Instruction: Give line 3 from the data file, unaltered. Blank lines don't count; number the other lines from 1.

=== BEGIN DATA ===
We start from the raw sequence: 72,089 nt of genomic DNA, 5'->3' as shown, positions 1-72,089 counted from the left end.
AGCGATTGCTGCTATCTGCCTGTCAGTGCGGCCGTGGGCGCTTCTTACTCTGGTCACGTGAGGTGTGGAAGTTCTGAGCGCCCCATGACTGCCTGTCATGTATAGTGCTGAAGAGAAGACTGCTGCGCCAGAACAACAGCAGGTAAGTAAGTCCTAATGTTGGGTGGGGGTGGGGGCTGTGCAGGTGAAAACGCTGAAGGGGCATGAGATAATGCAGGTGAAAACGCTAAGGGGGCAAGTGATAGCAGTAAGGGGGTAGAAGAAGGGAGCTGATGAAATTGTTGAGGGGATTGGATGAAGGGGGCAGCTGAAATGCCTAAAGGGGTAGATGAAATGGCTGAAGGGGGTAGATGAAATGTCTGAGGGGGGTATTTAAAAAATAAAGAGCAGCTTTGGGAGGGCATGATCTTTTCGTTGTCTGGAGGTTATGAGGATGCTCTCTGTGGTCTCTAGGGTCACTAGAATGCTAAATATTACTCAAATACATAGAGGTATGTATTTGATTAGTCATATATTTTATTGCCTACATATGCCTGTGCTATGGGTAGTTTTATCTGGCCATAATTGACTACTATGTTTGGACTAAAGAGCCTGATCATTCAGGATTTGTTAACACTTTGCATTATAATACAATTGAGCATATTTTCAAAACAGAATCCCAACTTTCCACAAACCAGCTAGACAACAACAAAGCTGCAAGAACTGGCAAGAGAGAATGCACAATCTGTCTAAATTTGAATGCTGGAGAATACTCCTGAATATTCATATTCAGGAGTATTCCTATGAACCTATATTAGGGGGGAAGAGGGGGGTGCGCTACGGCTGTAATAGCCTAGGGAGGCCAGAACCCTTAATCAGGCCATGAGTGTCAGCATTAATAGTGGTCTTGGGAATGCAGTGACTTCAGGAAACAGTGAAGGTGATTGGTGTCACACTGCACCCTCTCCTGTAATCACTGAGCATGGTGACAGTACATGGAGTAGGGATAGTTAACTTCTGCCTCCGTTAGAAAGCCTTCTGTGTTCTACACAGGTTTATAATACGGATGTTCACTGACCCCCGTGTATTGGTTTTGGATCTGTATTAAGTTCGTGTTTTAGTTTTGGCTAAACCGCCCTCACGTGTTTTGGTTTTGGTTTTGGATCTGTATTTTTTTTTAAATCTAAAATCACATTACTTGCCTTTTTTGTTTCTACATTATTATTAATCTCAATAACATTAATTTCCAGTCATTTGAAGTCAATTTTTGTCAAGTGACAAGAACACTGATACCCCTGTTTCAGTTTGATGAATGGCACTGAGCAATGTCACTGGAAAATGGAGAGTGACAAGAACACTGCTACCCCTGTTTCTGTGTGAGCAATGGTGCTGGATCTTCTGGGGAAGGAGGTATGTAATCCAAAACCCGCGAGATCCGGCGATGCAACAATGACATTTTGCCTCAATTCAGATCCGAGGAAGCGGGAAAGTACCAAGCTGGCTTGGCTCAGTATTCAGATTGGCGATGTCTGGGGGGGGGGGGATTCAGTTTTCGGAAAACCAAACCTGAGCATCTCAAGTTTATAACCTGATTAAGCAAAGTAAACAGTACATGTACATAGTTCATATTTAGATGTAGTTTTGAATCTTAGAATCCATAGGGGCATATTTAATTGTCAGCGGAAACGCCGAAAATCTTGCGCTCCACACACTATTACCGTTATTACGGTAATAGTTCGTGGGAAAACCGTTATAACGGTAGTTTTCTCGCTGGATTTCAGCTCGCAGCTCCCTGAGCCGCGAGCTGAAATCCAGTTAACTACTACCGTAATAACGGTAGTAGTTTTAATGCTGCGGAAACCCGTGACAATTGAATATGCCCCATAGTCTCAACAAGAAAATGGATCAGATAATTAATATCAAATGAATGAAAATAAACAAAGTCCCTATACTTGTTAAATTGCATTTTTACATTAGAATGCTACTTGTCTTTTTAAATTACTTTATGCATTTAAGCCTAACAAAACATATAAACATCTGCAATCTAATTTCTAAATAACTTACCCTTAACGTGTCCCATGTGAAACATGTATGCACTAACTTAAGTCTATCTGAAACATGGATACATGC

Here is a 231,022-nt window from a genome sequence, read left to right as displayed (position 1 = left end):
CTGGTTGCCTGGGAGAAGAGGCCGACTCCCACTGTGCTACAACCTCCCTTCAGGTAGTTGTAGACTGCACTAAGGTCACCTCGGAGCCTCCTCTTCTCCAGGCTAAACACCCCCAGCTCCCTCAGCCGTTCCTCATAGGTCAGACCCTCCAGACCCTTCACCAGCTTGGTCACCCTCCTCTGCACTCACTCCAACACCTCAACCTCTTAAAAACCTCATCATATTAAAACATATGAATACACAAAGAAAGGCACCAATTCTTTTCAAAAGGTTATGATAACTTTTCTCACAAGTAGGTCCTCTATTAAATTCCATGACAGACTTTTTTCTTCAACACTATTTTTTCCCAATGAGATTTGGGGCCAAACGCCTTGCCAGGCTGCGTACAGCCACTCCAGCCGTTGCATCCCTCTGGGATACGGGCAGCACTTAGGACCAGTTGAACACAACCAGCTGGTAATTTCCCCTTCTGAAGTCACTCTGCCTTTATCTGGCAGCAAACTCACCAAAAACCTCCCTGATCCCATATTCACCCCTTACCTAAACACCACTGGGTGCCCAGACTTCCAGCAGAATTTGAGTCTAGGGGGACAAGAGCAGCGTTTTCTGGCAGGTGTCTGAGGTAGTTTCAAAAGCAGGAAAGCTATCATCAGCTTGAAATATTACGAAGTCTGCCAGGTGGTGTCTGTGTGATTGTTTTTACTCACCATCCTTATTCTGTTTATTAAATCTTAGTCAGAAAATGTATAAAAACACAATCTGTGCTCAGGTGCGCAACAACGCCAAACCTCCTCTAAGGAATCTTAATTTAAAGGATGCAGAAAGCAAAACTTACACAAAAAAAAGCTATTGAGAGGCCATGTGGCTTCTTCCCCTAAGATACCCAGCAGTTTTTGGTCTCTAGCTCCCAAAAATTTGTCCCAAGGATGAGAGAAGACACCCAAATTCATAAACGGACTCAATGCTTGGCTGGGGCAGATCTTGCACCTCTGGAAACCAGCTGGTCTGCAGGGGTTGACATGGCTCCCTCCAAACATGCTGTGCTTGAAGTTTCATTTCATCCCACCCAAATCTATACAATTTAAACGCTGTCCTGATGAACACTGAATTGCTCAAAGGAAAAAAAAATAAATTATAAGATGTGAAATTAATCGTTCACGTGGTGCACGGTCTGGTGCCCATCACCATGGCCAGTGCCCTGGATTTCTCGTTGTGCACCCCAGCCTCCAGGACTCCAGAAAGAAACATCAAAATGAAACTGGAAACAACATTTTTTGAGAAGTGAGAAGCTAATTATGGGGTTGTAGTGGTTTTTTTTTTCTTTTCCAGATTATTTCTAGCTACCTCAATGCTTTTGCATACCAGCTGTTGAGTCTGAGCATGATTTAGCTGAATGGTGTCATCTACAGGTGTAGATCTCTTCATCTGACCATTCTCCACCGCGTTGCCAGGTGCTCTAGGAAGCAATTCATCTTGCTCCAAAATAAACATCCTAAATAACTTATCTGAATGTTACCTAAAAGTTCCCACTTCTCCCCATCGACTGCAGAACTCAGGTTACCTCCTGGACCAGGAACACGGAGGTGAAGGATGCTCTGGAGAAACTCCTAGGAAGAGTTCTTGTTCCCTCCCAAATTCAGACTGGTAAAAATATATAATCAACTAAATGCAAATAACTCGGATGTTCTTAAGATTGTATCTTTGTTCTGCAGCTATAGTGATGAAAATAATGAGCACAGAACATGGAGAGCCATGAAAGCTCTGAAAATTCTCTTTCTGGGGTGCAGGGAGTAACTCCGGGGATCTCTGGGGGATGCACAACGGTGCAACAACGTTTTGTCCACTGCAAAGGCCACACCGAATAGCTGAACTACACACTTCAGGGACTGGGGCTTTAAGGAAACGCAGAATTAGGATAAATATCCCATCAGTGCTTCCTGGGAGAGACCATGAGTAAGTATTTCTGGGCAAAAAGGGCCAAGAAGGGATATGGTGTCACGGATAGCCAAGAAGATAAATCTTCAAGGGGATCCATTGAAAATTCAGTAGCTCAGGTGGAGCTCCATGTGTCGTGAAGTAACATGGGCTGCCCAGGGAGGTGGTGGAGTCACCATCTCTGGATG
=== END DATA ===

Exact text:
Here is a 231,022-nt window from a genome sequence, read left to right as displayed (position 1 = left end):